The third way to make the customer smarter is by connecting customers into a collective intelligence.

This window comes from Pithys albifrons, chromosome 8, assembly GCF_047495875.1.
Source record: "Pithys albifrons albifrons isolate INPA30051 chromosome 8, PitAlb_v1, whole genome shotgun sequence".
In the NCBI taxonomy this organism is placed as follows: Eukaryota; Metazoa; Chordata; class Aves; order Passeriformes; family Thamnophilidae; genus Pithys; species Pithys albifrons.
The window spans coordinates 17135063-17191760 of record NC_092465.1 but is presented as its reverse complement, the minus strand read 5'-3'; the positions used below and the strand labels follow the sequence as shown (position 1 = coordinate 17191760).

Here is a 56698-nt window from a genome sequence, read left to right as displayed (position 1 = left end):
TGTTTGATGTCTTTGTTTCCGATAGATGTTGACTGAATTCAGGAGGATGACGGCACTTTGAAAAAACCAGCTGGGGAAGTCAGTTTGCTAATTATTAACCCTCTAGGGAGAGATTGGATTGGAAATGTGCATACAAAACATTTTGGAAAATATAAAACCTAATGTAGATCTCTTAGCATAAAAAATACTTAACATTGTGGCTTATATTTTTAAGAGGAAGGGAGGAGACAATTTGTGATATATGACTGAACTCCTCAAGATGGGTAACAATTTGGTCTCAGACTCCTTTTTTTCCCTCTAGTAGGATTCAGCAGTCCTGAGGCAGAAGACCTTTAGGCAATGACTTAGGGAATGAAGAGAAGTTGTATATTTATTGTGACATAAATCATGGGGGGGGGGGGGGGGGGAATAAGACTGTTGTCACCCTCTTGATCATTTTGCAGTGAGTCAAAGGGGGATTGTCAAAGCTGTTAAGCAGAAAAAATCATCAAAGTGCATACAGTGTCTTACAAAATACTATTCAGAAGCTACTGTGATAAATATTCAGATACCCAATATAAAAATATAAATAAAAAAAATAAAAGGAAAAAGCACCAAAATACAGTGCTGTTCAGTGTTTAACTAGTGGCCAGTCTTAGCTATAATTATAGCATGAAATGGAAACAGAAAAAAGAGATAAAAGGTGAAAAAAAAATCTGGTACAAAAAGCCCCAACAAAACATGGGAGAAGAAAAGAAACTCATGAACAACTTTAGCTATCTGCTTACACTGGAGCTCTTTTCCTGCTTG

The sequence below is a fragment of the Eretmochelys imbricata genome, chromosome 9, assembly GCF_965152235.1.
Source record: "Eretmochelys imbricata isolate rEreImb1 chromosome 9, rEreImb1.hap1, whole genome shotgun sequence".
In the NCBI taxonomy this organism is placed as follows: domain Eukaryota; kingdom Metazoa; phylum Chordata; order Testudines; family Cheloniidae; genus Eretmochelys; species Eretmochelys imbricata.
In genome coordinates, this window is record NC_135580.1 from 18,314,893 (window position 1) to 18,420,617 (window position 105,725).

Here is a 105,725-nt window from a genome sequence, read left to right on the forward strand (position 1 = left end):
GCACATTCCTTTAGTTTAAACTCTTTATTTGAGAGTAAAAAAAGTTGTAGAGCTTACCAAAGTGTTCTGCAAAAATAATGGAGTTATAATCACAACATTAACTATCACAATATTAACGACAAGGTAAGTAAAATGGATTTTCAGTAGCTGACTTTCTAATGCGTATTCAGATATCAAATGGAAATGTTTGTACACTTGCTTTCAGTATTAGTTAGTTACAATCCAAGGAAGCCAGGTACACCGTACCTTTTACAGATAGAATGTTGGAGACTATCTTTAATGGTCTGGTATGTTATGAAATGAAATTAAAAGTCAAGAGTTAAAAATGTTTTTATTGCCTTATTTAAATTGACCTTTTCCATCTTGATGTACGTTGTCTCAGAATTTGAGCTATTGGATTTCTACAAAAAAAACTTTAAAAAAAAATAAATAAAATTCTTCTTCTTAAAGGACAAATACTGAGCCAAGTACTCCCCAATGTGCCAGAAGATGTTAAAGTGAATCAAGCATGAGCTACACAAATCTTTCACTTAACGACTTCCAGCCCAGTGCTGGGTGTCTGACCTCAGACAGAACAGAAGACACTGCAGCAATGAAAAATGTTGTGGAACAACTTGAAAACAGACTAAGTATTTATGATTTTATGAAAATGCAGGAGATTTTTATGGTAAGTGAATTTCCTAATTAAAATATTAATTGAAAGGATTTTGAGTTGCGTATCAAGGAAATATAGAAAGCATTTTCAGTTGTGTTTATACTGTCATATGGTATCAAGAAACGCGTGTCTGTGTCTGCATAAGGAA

When personal computers first entered the marketplace in the mid 1970s, user groups sprung up everywhere to assist the perplexed. Anyone could attend a monthly meeting and swap useful tips about how to set up a printer, or get an upgrade program to work. It was all informal, and free, and democratic; those who knew, told; those who didn’t know, asked questions and took notes. Each specific computer platform spawned local user groups in major cities. There were user groups for “orphan” equipment such as Amigas, and video game consoles, and of course for Macs and DOS-based PCs. Some user groups grew to have tens of thousands of members and some ran their own free software emporiums and had budgets in the millions of dollars.
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